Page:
7. A nice little kit. As others have said the spud isn't too bad, having a heavy w/m body on top tames the running and swapping the wheels isn't difficult. I used epoxy when building mine, which can be seen here.
  8. The shed is now almost completely flattened now, I say almost as part of the back wall has been left standing alongside the public footpath running behind the shed. The oil tanks and associated buildings have also gone. Some photos on me blog. The building was in a terrible state, with large cracks in the outer walls and a huge hole in the roof. It was also regularly broken into by vandals and I know that the local police have wanted the building demolished for quite a while.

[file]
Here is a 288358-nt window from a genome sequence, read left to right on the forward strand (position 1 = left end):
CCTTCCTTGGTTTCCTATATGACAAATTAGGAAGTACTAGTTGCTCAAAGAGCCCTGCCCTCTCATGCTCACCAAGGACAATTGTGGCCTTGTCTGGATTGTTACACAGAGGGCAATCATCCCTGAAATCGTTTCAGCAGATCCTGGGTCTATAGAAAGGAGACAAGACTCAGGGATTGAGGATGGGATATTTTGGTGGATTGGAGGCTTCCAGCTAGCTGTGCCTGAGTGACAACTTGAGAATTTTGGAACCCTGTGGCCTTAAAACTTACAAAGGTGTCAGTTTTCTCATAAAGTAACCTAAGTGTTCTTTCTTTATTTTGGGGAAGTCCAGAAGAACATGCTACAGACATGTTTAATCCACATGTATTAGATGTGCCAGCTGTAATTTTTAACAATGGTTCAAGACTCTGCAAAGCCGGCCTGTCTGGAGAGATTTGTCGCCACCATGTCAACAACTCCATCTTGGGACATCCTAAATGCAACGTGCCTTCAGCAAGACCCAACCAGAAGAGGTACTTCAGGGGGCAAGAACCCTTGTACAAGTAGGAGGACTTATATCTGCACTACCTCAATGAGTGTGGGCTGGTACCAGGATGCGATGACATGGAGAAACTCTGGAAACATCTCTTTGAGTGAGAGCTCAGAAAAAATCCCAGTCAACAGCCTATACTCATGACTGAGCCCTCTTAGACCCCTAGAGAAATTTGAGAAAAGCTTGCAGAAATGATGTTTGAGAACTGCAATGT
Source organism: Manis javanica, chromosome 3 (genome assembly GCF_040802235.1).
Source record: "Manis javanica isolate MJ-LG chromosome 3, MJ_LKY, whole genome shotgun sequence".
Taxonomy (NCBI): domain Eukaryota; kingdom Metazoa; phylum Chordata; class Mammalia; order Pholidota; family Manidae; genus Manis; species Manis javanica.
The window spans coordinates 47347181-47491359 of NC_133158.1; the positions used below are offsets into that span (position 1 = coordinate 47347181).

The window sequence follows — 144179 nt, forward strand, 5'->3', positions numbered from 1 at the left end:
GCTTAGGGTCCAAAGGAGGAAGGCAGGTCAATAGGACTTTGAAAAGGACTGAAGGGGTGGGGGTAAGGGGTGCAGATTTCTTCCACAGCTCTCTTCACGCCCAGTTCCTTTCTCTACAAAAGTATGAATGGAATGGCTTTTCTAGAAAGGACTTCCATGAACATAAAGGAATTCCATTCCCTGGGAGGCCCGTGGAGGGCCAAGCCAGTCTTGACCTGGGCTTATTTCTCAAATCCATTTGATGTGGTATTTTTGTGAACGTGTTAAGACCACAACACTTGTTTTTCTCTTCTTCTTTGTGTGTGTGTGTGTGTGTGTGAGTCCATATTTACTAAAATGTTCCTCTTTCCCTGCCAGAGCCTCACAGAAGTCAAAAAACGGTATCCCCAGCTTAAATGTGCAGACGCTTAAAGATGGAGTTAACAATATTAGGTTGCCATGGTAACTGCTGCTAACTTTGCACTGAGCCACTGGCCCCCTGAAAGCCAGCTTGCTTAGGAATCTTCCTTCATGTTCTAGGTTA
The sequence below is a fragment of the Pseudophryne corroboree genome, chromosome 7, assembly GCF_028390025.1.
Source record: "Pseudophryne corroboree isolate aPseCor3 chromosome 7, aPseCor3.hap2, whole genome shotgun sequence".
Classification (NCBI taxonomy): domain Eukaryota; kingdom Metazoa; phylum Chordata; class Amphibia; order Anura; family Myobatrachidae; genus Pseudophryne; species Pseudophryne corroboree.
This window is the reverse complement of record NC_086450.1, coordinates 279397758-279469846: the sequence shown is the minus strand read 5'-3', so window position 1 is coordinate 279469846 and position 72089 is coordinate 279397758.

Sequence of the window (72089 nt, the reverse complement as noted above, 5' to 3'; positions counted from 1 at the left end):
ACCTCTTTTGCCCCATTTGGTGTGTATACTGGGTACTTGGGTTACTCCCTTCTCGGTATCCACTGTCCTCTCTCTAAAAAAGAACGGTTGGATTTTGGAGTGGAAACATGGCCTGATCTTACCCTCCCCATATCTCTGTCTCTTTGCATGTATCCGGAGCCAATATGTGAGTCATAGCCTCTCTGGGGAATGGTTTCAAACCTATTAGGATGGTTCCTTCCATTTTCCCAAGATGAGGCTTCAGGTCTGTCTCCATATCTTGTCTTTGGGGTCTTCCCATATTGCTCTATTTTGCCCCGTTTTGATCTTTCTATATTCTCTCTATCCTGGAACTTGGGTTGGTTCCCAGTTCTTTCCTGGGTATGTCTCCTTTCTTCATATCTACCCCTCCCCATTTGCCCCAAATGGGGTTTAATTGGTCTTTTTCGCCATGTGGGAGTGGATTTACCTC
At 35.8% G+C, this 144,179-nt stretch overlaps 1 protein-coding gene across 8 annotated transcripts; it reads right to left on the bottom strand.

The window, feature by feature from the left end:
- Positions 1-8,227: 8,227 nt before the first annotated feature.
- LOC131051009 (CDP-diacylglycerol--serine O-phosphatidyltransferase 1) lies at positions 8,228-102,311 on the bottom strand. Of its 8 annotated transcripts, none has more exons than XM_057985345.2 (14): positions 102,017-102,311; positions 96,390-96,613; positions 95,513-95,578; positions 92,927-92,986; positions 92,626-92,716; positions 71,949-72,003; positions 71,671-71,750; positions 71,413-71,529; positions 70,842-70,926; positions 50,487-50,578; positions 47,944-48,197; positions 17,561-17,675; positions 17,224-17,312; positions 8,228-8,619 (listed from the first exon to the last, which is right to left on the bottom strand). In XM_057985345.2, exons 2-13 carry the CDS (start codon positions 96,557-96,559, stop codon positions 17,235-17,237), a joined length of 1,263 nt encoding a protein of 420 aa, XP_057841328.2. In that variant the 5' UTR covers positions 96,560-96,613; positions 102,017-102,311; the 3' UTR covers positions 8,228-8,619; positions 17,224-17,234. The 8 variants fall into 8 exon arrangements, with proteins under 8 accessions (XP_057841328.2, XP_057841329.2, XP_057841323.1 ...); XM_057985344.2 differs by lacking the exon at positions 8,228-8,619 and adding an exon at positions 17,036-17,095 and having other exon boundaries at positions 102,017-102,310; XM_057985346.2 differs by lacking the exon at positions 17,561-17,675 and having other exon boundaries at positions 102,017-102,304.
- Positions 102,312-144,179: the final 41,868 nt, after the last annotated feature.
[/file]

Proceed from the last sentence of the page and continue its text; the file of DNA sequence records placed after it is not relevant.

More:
9. A neat job on an awkward kit. I've built three so far, one for myself and two for a customer, and can honestly say that it requires a fair amount of work, but the results are worth the effort. But, and I've said this before, its not a Summers wagon but an ICI one despite what the packaging says. The body is higher and longer than on the Summers wagons, check the position of the end of the hopper against the bogie pivot point for example. One worthwhile improvement is to substitute Cambrian brake wheels for the flat etched ones supplied. It'll look great once painted.
  10. Tender - that does indeed look like a pipe centre in your last photo, very usefull for tube work. But make sure that the end of the tube is square before using it (either filed square or faced off) otherwise the tube will be held eccentrically. They come in all sizes, I used to use one that was at least 300mm dia. Rather heavy to lift... The handle is interesting, and nicely made. I've seen a photo of a similar one fitted to a Unimat SL in Laidlaw Dickson's 'The Book of the Unimat', used (by an editor of 'Model Engineering') for turning cast iron at low speed. As you suggest it looks very usefull for cutting threads, either with tap or die holder.